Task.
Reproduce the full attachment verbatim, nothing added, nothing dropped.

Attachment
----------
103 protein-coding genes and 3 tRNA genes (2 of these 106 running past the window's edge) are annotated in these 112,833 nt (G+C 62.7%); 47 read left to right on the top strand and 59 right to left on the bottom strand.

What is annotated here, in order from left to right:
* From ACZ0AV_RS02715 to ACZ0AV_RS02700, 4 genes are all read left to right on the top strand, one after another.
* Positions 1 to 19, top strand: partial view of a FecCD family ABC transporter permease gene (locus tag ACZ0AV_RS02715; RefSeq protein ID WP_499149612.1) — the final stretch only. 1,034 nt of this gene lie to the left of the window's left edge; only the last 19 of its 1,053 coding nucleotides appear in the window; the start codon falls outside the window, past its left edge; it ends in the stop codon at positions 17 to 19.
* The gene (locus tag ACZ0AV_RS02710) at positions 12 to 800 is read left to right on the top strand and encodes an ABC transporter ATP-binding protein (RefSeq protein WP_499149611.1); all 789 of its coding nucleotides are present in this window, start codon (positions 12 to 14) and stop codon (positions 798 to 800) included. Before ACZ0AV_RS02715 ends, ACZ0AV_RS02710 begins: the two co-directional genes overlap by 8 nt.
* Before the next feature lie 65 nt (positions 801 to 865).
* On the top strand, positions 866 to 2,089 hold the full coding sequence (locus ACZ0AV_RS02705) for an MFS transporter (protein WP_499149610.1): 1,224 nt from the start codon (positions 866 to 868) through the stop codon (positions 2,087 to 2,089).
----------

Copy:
103 protein-coding genes and 3 tRNA genes (2 of these 106 running past the window's edge) are annotated in these 112,833 nt (G+C 62.7%); 47 read left to right on the top strand and 59 right to left on the bottom strand.

What is annotated here, in order from left to right:
* From ACZ0AV_RS02715 to ACZ0AV_RS02700, 4 genes are all read left to right on the top strand, one after another.
* Positions 1 to 19, top strand: partial view of a FecCD family ABC transporter permease gene (locus tag ACZ0AV_RS02715; RefSeq protein ID WP_499149612.1) — the final stretch only. 1,034 nt of this gene lie to the left of the window's left edge; only the last 19 of its 1,053 coding nucleotides appear in the window; the start codon falls outside the window, past its left edge; it ends in the stop codon at positions 17 to 19.
* The gene (locus tag ACZ0AV_RS02710) at positions 12 to 800 is read left to right on the top strand and encodes an ABC transporter ATP-binding protein (RefSeq protein WP_499149611.1); all 789 of its coding nucleotides are present in this window, start codon (positions 12 to 14) and stop codon (positions 798 to 800) included. Before ACZ0AV_RS02715 ends, ACZ0AV_RS02710 begins: the two co-directional genes overlap by 8 nt.
* Before the next feature lie 65 nt (positions 801 to 865).
* On the top strand, positions 866 to 2,089 hold the full coding sequence (locus ACZ0AV_RS02705) for an MFS transporter (protein WP_499149610.1): 1,224 nt from the start codon (positions 866 to 868) through the stop codon (positions 2,087 to 2,089).